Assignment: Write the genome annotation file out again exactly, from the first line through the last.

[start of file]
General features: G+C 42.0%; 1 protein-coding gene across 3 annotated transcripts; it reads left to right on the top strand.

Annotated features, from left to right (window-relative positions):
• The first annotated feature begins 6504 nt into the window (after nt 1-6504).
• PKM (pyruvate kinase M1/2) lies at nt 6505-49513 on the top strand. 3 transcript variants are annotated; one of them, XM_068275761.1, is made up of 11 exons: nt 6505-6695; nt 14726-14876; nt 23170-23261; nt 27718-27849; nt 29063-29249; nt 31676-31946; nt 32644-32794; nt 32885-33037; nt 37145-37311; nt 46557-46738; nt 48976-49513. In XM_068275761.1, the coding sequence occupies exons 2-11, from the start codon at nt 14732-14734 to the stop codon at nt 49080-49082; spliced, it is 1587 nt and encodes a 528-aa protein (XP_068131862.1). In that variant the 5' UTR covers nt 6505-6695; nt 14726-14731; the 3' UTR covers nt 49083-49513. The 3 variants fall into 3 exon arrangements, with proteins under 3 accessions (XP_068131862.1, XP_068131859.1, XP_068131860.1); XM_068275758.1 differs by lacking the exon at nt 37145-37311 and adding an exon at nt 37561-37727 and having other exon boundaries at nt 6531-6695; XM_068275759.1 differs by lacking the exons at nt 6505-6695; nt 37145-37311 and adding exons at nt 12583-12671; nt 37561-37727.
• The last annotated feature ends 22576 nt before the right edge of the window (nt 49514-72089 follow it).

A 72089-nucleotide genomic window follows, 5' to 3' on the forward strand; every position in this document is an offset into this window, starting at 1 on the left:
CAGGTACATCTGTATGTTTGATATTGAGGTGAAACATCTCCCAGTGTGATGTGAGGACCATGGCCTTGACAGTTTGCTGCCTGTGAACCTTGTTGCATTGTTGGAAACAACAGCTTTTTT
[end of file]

General features: G+C 42.0%; 1 protein-coding gene across 3 annotated transcripts; it reads left to right on the top strand.

Annotated features, from left to right (window-relative positions):
• The first annotated feature begins 6504 nt into the window (after nt 1-6504).
• PKM (pyruvate kinase M1/2) lies at nt 6505-49513 on the top strand. 3 transcript variants are annotated; one of them, XM_068275761.1, is made up of 11 exons: nt 6505-6695; nt 14726-14876; nt 23170-23261; nt 27718-27849; nt 29063-29249; nt 31676-31946; nt 32644-32794; nt 32885-33037; nt 37145-37311; nt 46557-46738; nt 48976-49513. In XM_068275761.1, the coding sequence occupies exons 2-11, from the start codon at nt 14732-14734 to the stop codon at nt 49080-49082; spliced, it is 1587 nt and encodes a 528-aa protein (XP_068131862.1). In that variant the 5' UTR covers nt 6505-6695; nt 14726-14731; the 3' UTR covers nt 49083-49513. The 3 variants fall into 3 exon arrangements, with proteins under 3 accessions (XP_068131862.1, XP_068131859.1, XP_068131860.1); XM_068275758.1 differs by lacking the exon at nt 37145-37311 and adding an exon at nt 37561-37727 and having other exon boundaries at nt 6531-6695; XM_068275759.1 differs by lacking the exons at nt 6505-6695; nt 37145-37311 and adding exons at nt 12583-12671; nt 37561-37727.
• The last annotated feature ends 22576 nt before the right edge of the window (nt 49514-72089 follow it).

A 72089-nucleotide genomic window follows, 5' to 3' on the forward strand; every position in this document is an offset into this window, starting at 1 on the left:
CAGGTACATCTGTATGTTTGATATTGAGGTGAAACATCTCCCAGTGTGATGTGAGGACCATGGCCTTGACAGTTTGCTGCCTGTGAACCTTGTTGCATTGTTGGAAACAACAGCTTTTTT